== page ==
The Perfect Score (2004) starring Chris Evans, Bryan Greenberg, Scarlett Johansson, Leonardo Nam, Erika Christensen, Darius Miles, Matthew Lillard, Vanessa Angel directed by Brian Robbins Movie Review

The Perfect Score (2004)   3/53/53/53/53/5

Scarlett Johansson, Leonardo Nam and Chris Evans in The Perfect Score

Half Marks

On first glance "the Perfect Score" has something a little bit John Hughes about it, 6 diverse students learn something important through the time they spend together trying to steal the SAT answer papers. But trust me this is not a patch on a John Hughes movie and in fact what could have been an intelligent drama about teen choices and doing the right thing ends up a very dumb caper movie which tries to make us laugh but rarely gets close to it. It is simply a wasted opportunity and a waste of talent as whilst Scarlett Johansson stands out it's only because she is the only one who breathes life into a generic teen character, giving her attitude which is missing from all the others.

Ever since he built a model house of lollypop sticks Kyle (Chris Evans - Not Another Teen Movie) has dreamed of becoming an architect and now as a teen he wants nothing more than to go to Cornell to study architecture. But Kyle has a problem, his SAT score isn't good enough and there is no chance of him getting better in time to reset it. Kyle is not alone as his friend Mattie (Bryan Greenberg - Bride Wars) also needs a high SAT score to go to the college he wants. So together along with rebellious teen Francesca (Scarlett Johansson - Lost in Translation) and 3 others come up with a plan to break into the Princeton Testing Centre to steal the answers. But when it comes down to it will they choose to cheat or will they realise that something's are more important.

Bryan Greenberg as Matty Matthews in The Perfect Score

Now in all fairness SATs and GPA are alien concepts to me being a Brit and so whilst the set up introduces us to these 6 generic high school characters all of whom need to obtain a certain score the relevance of it probably doesn't have the same effect as for audiences in the States. The good thing is that you don't need to fully understand the mechanism of the SATs to understand "The Perfect Score" because it quickly becomes this crime caper as Kyle and his best friend Mattie decide the only way they can get a high enough score is to cheat and by cheat I mean steal the answer papers. And whilst we have Kyle and Mattie deciding stealing is better than studying we get introduced to what are really a bunch of high school stereotypes, the sporting kid whose not that bright, the over achiever with pushy parents, the rebel, the dope head they are basically all there.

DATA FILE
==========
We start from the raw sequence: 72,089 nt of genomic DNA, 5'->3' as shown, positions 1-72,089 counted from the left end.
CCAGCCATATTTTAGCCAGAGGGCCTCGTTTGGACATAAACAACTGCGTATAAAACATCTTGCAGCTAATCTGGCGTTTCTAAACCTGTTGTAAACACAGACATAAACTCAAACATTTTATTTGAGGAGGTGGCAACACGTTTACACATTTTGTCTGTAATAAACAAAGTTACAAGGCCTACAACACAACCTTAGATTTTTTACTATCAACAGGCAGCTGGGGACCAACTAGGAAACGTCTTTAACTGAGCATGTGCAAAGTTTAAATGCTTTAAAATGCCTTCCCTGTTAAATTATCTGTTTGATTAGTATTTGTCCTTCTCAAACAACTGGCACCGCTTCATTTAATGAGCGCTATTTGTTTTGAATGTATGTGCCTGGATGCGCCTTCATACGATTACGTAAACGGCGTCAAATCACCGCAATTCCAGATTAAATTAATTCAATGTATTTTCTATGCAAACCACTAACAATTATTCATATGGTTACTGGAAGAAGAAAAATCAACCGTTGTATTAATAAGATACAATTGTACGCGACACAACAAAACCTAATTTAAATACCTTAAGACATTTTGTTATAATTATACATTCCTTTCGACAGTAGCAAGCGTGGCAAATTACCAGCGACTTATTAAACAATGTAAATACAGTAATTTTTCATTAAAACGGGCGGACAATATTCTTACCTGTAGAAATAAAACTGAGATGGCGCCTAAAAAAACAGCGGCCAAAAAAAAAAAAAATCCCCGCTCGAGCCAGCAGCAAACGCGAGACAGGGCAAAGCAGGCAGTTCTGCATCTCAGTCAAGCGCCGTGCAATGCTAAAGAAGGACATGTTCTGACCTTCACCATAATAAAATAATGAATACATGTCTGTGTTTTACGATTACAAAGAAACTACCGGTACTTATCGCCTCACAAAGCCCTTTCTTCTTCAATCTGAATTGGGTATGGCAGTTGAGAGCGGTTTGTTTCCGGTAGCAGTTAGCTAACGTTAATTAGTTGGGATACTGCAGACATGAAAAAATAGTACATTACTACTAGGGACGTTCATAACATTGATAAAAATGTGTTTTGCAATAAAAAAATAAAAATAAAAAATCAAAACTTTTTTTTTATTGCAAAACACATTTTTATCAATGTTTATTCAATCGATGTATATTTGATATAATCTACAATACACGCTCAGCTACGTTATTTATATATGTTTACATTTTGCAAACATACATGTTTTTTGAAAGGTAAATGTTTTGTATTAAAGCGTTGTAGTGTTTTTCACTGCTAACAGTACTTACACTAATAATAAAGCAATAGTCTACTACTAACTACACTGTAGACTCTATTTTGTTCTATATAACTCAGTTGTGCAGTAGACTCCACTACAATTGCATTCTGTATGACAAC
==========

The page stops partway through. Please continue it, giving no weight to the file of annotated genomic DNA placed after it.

Now the thing is that to try to appeal to teens "The Perfect Score" tries to be a crime caper full of jokes and mishaps. But sadly I can't think of a single intentional moment of comedy which made me laugh and much of the humour seems to be targeting younger audiences than the actual protagonists. It really smacks of desperation when in a scene where these 6 teenagers go through their plans to break in to a building that they have visions of how it is going to be and we get a seriously out of place moment of Matrix mimicry with Scarlet Johansson doing a Trinity.

But that is just part of the problem as throughout "The Perfect Score" we have elements of teenage retrospection as we learn about each of the characters from Francesca having a father who pays her no attention through to Anna having very pushy parents. But sadly it is both very cliche and also very forced and when it gets to the climax as they have to make the decision or not to cheat it becomes so moralistic that it is painful. It feels like it is trying to be John Hughes's "The Breakfast Club" as each of these characters make friends and grow up through their time together but lacks his masterful touch.

As for the acting well there is some talent in this movie both Chris Evans and Bryan Greenberg are good young actors yet they come across as painfully wooden because their characters are so under written. And that is a fault with all the characters with the exception of Francesca because Scarlet Johansson manages to breathe life into her. She maybe the stereotypical rebellious character but she is feisty and opinionated which makes her stand out against all the other 2 dimensional characters.

What this all boils down to is that "The Perfect Score" could have been a good movie but it wasn't. It's not that it is terrible just very forced and very forgettable as it tries to bring a touch of John Hughes teen drama to a new generation but never succeeds.